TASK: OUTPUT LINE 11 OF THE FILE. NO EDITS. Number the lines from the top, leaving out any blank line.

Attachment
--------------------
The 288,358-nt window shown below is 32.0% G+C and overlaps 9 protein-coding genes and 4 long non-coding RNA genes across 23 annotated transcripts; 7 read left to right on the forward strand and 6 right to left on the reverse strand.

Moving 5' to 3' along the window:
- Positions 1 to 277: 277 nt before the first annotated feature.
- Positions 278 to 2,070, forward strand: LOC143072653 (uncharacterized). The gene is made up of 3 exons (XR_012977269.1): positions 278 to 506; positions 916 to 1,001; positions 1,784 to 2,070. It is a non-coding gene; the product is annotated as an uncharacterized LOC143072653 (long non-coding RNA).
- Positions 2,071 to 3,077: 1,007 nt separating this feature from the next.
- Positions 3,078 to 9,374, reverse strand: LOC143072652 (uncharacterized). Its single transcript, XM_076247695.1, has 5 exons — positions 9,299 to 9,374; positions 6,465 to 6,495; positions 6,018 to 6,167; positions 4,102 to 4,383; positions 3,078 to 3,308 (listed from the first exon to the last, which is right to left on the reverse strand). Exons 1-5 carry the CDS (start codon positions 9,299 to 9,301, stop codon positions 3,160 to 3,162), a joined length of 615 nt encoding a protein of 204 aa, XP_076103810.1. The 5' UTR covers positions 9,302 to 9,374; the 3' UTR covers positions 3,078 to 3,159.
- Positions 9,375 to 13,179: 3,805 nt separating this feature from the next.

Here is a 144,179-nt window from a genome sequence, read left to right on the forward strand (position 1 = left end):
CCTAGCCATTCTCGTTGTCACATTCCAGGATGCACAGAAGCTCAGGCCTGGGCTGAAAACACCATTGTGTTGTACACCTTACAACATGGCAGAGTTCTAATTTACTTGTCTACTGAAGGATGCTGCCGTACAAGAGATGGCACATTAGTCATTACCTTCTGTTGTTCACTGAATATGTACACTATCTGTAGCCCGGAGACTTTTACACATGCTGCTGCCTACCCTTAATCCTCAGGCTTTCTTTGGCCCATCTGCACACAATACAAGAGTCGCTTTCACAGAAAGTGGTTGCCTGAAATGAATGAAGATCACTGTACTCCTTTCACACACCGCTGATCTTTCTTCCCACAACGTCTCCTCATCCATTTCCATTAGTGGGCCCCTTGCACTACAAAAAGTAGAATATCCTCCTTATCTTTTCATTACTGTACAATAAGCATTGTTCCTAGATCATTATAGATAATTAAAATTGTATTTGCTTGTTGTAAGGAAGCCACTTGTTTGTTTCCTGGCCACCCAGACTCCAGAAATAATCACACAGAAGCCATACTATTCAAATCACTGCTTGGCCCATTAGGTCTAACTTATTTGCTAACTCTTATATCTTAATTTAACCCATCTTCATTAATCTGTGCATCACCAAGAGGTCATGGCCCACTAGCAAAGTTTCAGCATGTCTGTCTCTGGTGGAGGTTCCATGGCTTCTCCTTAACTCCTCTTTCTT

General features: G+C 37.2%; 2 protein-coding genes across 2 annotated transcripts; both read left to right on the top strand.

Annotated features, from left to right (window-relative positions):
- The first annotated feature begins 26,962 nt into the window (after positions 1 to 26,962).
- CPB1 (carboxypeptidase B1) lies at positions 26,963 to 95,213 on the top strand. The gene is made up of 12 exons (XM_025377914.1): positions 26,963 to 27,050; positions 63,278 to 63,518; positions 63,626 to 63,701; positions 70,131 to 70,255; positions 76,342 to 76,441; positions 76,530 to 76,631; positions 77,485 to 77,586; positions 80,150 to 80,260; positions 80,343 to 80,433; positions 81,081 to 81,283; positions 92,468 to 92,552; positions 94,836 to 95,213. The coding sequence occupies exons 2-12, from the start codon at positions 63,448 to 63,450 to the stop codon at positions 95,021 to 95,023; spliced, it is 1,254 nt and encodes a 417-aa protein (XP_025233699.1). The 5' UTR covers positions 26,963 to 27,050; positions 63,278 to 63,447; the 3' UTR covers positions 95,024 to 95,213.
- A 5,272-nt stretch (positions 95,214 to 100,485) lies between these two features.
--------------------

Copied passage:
Annotated features, from left to right (window-relative positions):